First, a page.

Having a mortgage, owning a "best" crockery set and being able to bleed a radiator are just some of the signs of being a "Grown-Up", it has been revealed.
The findings emerged in a study of 2000 people, which uncovers the 50 things which show you have become a fully-fledged adult. No longer relying on mum and dad for financial decisions, being able to cook an evening meal from scratch and owning a lawn mower were all highlighted as key signs of adulthood.
Other indicators of maturity included getting married, having a view on politics, taking trips to the local tip, and washing up immediately after eating. Interestingly, the research shows most people don’t feel like a proper grown up until they are at least 26 years old.
Tracy Fletcher, Head of Corporate Communications for Skipton Building Society, which conducted the research, said: "The top 50 list makes for an interesting read.
"Many of the indicators are things which people need to have mastered – such as looking after the house and garden, being able to cook and taking responsibility when it comes to personal finances.
"But other factors are the key milestones in life such as buying a house, getting married and having children – things which are happening at a later age due to economic circumstances, job security and so on.
"Owning a house topped the poll as two thirds of Brits felt this was the most significant factor when it comes to aging and accepting responsibility, and yet it is now harder than ever to step foot on the property ladder."
The results also showed that we only start feeling grown up when we start planting flowers in the garden, are able to change a light bulb, and own "best towels" as well as everyday ones. When it comes to making financial decisions – paying into a pension, having written a Will, budgeting every month and having life insurance all appeared in the top 10 as key signs of adulthood.
With age comes common sense and practicality. The research highlights that being a grown up means wearing a coat on a night out, donning comfortable shoes instead of crippling back breakers, and going to bed before 11pm where possible.
When it comes to managing the house, participants believe that doing their own washing-up and owning a vacuum cleaner are all indicative of their maturity. Taking trips to the local tip, finding a messy house annoying, actually ironing, and filing away the post for safe-keeping are other clues that someone is "grown-up".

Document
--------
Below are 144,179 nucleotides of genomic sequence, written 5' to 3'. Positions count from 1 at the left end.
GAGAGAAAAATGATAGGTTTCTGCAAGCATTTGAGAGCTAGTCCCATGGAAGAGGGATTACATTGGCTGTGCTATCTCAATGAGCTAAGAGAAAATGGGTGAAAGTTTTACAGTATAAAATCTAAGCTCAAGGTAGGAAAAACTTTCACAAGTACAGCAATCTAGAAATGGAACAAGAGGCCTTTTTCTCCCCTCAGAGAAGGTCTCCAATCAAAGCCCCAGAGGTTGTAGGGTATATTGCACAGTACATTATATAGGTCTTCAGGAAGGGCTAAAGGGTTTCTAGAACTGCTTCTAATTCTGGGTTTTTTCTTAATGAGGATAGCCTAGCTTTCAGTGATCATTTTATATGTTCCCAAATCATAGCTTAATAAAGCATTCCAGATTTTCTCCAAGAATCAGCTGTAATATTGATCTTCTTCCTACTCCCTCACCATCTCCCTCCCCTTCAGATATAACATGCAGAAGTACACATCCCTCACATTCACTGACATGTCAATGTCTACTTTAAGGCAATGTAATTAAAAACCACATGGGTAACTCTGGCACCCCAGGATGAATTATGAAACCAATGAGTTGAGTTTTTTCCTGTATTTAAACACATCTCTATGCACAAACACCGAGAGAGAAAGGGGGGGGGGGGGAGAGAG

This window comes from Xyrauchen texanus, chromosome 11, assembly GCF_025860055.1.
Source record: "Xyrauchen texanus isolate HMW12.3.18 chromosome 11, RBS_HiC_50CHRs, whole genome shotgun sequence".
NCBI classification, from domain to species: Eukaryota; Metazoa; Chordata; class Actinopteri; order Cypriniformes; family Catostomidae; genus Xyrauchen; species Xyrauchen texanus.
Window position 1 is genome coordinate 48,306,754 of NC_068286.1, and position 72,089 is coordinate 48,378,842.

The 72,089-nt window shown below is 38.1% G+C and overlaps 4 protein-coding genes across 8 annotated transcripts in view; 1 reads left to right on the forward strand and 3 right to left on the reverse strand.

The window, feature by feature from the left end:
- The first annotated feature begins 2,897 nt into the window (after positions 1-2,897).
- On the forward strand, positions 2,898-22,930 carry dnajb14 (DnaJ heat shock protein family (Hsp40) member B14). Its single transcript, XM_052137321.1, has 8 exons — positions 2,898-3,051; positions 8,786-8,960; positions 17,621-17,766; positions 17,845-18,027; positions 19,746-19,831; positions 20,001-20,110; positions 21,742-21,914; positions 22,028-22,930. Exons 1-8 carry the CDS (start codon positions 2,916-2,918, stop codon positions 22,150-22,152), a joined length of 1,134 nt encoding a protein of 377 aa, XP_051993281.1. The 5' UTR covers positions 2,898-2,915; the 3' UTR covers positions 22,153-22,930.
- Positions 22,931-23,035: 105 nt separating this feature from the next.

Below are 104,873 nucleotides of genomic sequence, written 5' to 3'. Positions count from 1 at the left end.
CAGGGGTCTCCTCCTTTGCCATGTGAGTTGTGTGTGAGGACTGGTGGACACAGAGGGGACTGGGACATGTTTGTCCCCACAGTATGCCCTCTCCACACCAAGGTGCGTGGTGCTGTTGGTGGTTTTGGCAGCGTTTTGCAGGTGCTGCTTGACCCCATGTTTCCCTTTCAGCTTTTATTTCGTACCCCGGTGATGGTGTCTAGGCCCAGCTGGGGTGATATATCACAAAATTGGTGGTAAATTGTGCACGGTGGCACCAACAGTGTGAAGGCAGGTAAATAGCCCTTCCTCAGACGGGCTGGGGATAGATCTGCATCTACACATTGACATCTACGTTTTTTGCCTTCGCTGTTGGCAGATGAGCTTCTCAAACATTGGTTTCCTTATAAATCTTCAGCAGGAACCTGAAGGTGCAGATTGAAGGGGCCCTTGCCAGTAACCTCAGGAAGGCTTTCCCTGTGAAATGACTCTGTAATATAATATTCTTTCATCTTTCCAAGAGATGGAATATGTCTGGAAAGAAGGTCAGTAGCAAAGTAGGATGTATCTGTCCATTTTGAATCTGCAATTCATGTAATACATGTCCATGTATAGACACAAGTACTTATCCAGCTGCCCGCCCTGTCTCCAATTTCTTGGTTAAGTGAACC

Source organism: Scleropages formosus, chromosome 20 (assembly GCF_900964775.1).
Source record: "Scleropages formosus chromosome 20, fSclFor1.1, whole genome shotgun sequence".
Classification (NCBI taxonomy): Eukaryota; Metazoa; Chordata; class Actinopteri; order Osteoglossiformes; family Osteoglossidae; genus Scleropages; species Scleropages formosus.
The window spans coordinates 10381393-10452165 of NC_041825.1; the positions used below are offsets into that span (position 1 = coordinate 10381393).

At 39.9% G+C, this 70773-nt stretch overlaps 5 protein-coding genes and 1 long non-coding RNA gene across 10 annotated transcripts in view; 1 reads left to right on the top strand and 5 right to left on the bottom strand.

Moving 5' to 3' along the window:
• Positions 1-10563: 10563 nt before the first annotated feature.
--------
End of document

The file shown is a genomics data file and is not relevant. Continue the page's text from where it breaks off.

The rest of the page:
Other factors to appear in the top 50 list include enjoying walking round garden centres, buying a Sunday paper, holding dinner parties, listening to talk radio and being sensible enough to remove make-up before bedtime. Nearly six in 10 participants believe you need to have your finances in order to be classed as a real grown-up, and the same percentage think it is impossible to feel like a true adult while still relying on hand-outs from mum and dad.
However, 44 percent think the current economic climate has made it impossible for youngsters to grow up as quickly as they’d like.
Fletcher continues: "The inability to complete rites of passage as basic as standing on their own feet financially, and owning their own home, is effectively infantilising people and leaving us with a generation of who remain teenagers into their late 20s.
"However, there are some encouraging signals in our research, including the increased emphasis on financial awareness and capability, as people recognise that things like completing a Will and saving are vital stepping stones to a more prosperous and independent future.
"Although many people currently feel challenged in achieving these goals, the fact that such aspirations are front of mind should mean that – as the recovery hopefully gathers momentum – today’s 'teenagers' now will eventually mature into more financially savvy adults than their predecessors, which can only make them better off in the long term."